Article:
As a stunned nation set its eyes on Newtown, CT this week a group of South Brunswick girls joined together to pay tribute to the lives lost.
The Crossroads Middle School girls basketball team donned socks in the green and white Sandy Hook school colors during a victory against East Brunswick's Churchill Middle School on Monday.
"During practice our coach brought us together the day it happened and talked about what we could do to support them," said Crossroads player Samia Baig. "We all felt so sorry for the kids and their families and thought it would be a good idea."
Samia brought the idea for wearing Sandy Hook's school colors to coach C.J. Hendricks, who was also looking for a simple tribute for the victims.
"I said to (Samia) that we're right on the same page," Hendricks said. "It was an awesome idea for something we could do to honor the victims."
Following the National Anthem, girls from both teams joined hands during a moment of silence for the victims in a show of togetherness.
"I told the girls before the game that playing basketball is fun and you should appreciate the fact that you can do this everyday, but today we're playing with more purpose," Hendricks said. "We're honoring those who are not here. Kids who had their whole lives ahead of them who won't be able to do this. Always remember to appreciate what you have and take advantage of every opportunity you have."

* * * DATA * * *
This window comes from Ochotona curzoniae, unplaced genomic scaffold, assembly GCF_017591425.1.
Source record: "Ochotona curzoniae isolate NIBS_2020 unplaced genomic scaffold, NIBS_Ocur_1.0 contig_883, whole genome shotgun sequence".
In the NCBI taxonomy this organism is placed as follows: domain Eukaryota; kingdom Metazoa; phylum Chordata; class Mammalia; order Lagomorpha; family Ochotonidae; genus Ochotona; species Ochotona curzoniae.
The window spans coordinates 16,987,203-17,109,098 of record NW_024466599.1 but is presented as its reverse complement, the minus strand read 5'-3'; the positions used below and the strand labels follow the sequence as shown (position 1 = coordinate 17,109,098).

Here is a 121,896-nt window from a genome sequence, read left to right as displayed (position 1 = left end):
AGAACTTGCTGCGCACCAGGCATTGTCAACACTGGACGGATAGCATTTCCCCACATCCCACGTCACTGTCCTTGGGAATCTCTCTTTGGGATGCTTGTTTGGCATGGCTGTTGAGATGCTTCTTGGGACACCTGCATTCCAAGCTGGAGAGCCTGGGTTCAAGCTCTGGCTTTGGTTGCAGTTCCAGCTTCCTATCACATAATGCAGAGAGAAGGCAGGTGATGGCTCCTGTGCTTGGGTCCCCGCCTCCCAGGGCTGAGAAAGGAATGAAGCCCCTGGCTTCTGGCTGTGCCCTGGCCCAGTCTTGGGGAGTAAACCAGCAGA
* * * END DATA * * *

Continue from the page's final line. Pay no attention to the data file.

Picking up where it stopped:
As local staff members tried to conduct normal school classes this week, Hendricks said much of the focus has been to remain positive. While a tragedy so profound as what occurred in Newtown can be difficult to discuss with young children, Hendricks said he was amazed at what he saw from students in South Brunswick in the wake of the shootings.
"I have a unique opportunity as a phys ed teacher to see all the kids in school throughout the week and to see how they responded," he noted. "The talk from kids here hasn't been about are we going to be okay, the kids are asking what can we do to help. From what I've seen they're just thinking about the kids and their families and want to know what they can do. To see that from kids so young is just amazing."
The squad is meeting again this week to coordinate sending holiday cards and get well wishes to Sandy Hook, as local parents wrestle with how to broach the topic with their kids. For Samia's mother, there was a sense of pride in how her daughter reacted.
"This is something you try to instill in your kids, but to have her think of something like this on her own and to get her teammates involved is special," said Samia's mom Azra Baig.
Samia said the tragedy was difficult to hear about, but her peers remain focused on the steps they can take to send their support to the victims.
"We just want to send our regards to them and wish them the best," she said. "You think about how could somebody do this to kids, and to be thankful for what we have and that we're safe."